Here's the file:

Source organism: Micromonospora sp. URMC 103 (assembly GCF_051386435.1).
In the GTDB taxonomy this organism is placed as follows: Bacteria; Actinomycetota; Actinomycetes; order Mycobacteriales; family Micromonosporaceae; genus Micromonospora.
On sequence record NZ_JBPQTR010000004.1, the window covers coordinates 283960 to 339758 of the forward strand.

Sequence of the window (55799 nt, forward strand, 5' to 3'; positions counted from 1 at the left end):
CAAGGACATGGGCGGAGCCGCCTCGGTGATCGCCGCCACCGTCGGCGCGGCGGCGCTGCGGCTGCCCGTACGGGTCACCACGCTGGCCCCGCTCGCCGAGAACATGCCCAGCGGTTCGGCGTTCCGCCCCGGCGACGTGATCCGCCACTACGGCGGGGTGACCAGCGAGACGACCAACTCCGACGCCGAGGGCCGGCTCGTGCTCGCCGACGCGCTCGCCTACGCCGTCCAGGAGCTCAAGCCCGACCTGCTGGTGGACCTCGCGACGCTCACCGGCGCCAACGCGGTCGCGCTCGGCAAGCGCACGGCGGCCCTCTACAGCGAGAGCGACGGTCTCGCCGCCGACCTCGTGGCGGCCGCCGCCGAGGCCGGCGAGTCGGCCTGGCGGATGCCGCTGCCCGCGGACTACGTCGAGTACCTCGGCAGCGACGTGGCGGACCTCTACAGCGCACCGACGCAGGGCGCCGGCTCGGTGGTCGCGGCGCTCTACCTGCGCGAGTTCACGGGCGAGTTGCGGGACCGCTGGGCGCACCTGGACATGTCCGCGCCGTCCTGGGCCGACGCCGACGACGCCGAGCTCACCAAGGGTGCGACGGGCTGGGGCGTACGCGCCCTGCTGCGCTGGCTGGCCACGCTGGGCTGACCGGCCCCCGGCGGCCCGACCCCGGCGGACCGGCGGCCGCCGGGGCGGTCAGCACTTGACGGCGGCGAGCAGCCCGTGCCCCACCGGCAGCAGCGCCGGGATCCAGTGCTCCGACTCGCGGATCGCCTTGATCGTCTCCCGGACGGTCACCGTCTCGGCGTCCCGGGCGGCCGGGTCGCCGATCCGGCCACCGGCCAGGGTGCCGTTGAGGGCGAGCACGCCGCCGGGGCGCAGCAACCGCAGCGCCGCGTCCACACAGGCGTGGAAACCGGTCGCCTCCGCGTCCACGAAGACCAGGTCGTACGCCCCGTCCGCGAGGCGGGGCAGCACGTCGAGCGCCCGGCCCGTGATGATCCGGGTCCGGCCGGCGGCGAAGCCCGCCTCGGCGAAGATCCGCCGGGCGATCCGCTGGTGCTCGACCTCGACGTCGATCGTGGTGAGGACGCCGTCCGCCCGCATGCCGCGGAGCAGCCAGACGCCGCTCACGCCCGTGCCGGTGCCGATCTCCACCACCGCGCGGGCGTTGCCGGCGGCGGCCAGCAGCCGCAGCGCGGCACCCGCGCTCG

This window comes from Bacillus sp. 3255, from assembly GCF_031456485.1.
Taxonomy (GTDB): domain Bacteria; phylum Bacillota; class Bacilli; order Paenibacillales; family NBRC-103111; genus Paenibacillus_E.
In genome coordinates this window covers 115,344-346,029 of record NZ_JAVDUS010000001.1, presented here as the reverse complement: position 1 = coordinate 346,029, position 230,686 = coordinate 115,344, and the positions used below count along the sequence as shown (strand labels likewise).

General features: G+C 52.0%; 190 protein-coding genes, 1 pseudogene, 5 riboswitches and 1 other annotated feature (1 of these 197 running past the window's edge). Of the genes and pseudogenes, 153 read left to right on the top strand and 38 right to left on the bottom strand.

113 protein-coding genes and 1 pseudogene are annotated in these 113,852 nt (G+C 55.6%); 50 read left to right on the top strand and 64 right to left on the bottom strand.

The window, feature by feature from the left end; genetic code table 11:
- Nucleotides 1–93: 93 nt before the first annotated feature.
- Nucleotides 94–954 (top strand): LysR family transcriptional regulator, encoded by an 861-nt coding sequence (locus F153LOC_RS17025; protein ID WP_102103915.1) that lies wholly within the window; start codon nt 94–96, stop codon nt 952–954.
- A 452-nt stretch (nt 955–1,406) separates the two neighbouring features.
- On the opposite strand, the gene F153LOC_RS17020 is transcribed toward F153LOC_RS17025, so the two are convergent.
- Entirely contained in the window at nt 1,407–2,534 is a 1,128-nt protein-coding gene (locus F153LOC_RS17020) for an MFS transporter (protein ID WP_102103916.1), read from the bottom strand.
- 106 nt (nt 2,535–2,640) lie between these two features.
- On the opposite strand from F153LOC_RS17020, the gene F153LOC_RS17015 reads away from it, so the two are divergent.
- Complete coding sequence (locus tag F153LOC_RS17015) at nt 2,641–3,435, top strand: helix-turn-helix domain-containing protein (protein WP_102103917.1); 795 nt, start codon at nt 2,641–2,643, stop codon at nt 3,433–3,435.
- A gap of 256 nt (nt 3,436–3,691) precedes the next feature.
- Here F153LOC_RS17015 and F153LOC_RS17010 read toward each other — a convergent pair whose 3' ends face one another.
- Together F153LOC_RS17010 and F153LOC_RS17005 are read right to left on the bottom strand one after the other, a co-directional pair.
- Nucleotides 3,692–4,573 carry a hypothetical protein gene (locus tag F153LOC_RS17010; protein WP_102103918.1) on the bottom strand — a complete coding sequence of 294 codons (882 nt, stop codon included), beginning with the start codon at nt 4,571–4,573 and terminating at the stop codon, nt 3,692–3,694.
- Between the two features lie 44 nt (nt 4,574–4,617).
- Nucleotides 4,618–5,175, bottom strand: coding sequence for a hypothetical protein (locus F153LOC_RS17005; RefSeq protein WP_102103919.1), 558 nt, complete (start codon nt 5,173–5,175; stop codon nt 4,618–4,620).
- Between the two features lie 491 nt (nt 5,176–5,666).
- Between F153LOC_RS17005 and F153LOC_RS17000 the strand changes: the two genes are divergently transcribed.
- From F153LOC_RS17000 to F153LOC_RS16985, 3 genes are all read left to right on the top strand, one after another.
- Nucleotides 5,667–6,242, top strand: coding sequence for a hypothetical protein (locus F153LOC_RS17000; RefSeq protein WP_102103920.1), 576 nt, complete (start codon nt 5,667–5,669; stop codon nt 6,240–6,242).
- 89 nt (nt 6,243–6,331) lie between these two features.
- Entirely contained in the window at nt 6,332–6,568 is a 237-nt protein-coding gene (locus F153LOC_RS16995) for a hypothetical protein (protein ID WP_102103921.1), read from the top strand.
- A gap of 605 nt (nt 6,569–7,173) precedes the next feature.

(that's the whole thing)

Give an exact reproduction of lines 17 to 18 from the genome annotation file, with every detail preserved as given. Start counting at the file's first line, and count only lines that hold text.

- 106 nt (nt 2,535–2,640) lie between these two features.
- On the opposite strand from F153LOC_RS17020, the gene F153LOC_RS17015 reads away from it, so the two are divergent.